Over the past couple of years, I’ve been giving a lot of time to reading and researching the writings of America’s Founding Fathers. The strongest theme that I keep coming across is that, despite what some may say, they were NOT deists. Fifty of the fifty-two founding fathers were church-going, Bible-reading Christians. George Washington often spoke of God. He prayed in public. He insisted Christian clergy be part of his army (booth British and American). Washington often spoke of God’s divine hand protecting not only himself, but also guiding the creation of our nation.
All George Washington wanted to do was to return to private life as a farmer. Since Washington was incredibly passionate about liberty, freedom, and divine providence, he always answered when his country called upon him.
After the Revolutionary War, George Washington was asked to become our nation’s first President. Washington is remembered saying (and this breaks my heart): "Have I not yet done enough for my country?"
On March 15, 1783, George Washington addressed some of his officers gathered at a church building in Newburgh, NY: "Gentlemen, you will permit me to put on my spectacles, for I have not only grown gray but almost blind in the service of my country."
George Washington died on December 14, 1799. Henry Lee served in the Continental Army, was the ninth Governor of Virginia, and the Virginia Representative to the United States Congress. Lee, delivering the funeral oration, described George Washington in this way: "first in war, first in peace, and first in the hearts of his countrymen."
Here’s some more interesting quotes by George Washington (first President of the United States, commander of the Continental Army, Founding Father, Patriot):
-George Washington (April 30, 1789, New York):
No People can be bound to acknowledge and adore the invisible hand, which conducts the Affairs of men more than the People of the United States. Every step, by which they have advanced to the character of an independent nation, seems to have been distinguished by some token of providential agency. And in the important revolution just accomplished in the system of their United Government, the tranquil deliberations, and voluntary consent of so many distinct communities, from which the event has resulted, cannot be compared with the means by which most Governments have been established, without some return of pious gratitude along with an humble anticipation of the future blessings which the past seem to presage. These reflections, arising out of the present crisis, have forced themselves too strongly on my mind to be suppressed. You will join me I trust in thinking, that there are none under the influence of which, the proceedings of a new and free Government can more auspiciously commence.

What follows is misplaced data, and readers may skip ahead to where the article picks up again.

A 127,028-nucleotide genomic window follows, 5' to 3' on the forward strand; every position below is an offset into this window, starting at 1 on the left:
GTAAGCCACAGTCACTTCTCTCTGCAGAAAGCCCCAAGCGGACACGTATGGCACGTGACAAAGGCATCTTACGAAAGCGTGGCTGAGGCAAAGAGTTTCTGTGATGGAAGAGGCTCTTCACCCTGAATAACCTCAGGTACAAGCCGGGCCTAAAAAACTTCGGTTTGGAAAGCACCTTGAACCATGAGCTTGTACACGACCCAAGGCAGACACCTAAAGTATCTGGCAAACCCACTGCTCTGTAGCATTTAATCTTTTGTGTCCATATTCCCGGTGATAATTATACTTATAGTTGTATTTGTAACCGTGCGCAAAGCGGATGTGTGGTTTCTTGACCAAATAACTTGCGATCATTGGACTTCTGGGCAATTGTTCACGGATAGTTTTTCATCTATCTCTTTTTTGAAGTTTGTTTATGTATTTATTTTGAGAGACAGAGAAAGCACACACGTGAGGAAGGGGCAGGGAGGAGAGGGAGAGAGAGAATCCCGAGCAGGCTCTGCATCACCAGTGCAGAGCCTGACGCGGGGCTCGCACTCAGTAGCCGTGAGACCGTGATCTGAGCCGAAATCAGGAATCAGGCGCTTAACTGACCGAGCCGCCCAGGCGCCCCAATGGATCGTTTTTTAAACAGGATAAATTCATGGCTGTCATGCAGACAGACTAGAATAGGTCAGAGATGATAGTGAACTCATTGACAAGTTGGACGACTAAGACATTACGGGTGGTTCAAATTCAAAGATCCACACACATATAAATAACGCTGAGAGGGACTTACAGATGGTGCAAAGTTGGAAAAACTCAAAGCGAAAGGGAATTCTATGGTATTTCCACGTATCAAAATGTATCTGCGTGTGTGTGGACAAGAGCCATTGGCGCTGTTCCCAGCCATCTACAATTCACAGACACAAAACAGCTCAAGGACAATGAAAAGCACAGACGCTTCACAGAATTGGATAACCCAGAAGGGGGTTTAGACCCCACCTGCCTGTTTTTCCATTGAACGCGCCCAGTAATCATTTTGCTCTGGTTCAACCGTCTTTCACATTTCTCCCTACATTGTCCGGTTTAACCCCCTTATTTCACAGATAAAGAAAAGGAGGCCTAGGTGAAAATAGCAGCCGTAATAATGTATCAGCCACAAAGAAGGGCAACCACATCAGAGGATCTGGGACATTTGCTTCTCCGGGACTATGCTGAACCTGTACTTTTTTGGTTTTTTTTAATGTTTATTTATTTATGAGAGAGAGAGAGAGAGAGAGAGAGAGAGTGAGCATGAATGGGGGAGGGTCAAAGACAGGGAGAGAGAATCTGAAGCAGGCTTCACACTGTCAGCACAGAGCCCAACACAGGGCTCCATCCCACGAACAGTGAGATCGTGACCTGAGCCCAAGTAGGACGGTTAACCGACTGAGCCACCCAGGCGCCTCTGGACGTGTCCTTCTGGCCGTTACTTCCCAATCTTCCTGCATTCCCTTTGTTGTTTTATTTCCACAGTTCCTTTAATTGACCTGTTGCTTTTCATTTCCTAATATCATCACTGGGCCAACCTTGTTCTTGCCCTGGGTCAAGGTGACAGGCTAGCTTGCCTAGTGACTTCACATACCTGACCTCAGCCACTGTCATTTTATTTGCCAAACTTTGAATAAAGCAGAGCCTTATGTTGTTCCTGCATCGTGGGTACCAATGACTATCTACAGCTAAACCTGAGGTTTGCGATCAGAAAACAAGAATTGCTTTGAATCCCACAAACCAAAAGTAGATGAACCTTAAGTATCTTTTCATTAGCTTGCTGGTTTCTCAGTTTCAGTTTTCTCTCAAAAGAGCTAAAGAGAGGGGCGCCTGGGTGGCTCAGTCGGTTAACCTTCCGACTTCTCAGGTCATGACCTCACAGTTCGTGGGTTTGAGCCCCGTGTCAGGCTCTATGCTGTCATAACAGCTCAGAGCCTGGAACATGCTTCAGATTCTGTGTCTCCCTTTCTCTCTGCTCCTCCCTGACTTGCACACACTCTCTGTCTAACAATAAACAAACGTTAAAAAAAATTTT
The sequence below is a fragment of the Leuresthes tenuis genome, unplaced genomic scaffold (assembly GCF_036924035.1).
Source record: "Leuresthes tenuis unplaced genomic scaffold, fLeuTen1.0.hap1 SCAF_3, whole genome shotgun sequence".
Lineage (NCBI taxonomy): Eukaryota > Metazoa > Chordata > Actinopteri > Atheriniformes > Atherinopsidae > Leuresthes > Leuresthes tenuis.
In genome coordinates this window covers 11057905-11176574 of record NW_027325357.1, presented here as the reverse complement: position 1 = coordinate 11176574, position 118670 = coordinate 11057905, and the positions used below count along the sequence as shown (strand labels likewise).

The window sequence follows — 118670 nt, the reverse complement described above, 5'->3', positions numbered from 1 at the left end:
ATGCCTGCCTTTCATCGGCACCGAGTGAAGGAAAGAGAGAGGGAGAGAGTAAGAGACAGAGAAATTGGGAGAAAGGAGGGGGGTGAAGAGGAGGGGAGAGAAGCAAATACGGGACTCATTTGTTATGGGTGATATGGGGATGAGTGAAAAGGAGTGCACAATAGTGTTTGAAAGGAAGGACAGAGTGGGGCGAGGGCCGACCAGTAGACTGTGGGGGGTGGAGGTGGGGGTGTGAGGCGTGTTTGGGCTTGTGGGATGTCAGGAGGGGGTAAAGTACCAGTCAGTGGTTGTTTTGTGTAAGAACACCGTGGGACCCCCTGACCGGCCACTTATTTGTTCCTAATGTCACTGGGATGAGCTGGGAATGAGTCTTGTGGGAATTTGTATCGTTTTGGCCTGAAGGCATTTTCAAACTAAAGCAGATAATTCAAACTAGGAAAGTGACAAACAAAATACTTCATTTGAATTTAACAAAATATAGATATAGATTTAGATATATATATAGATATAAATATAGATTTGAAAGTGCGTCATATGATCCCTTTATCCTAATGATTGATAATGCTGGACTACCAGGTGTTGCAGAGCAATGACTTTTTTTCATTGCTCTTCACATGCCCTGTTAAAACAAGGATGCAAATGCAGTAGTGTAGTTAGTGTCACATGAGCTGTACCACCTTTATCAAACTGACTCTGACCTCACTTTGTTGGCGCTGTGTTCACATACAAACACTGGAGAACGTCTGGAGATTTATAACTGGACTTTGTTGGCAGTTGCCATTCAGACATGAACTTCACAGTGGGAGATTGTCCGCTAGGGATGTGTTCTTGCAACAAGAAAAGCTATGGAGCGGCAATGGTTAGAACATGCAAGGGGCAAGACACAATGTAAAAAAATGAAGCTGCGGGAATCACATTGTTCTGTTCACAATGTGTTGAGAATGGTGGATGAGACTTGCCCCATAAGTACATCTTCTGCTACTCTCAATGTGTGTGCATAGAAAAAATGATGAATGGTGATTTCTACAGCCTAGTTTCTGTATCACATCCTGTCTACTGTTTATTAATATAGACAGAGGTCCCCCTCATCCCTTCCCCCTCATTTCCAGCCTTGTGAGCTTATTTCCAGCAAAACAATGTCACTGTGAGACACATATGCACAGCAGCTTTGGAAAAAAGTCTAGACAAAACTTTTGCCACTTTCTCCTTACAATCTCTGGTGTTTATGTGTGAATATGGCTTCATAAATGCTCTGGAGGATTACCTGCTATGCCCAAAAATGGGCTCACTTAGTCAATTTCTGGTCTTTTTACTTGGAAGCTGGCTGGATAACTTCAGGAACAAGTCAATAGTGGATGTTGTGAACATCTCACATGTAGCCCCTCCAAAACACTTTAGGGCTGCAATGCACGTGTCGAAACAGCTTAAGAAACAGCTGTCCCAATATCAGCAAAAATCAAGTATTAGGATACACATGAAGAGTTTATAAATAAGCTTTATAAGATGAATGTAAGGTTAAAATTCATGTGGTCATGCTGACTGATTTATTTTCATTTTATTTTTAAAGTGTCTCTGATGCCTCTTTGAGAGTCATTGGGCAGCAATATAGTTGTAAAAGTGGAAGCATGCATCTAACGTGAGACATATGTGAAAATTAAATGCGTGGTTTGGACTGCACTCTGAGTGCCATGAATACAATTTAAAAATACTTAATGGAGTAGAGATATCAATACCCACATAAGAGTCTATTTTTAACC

-George Washington's letter to the Jewish community of Newport, Rhode Island who numbered approximately 300 (August 17, 1790, Newport, RI):
May the Children of the Stock of Abraham, who dwell in this land, continue to merit and enjoy the good will of the other Inhabitants; while every one shall sit in safety under his own vine and figtree, and there shall be none to make him afraid. May the father of all mercies scatter light and not darkness in our paths, and make us all in our several vocations useful here, and in his own due time and way everlastingly happy.
-George Washington (January 1, 1795, Philadelphia, PA):
When we review the calamities which afflict so many other nations, the present condition of the United States affords much matter of consolation and satisfaction. Our exemption hitherto from foreign war, an increasing prospect of the continuance of that exception, the great degree of internal tranquillity we have enjoyed, the recent confirmation of that tranquillity by the suppression of an insurrection which so wantonly threatened it, the happy course of our public affairs in general, the unexampled prosperity of all classes of our citizens, are circumstances which peculiarly mark our situation with indications of the Divine beneficence toward us. In such a state of things it is in an especial manner our duty as a people, with devout reverence and affectionate gratitude, to acknowledge our many and great obligations to Almighty God and to implore Him to continue and confirm the blessings we experience.
Labels: Christianity, George Washington, History, Politics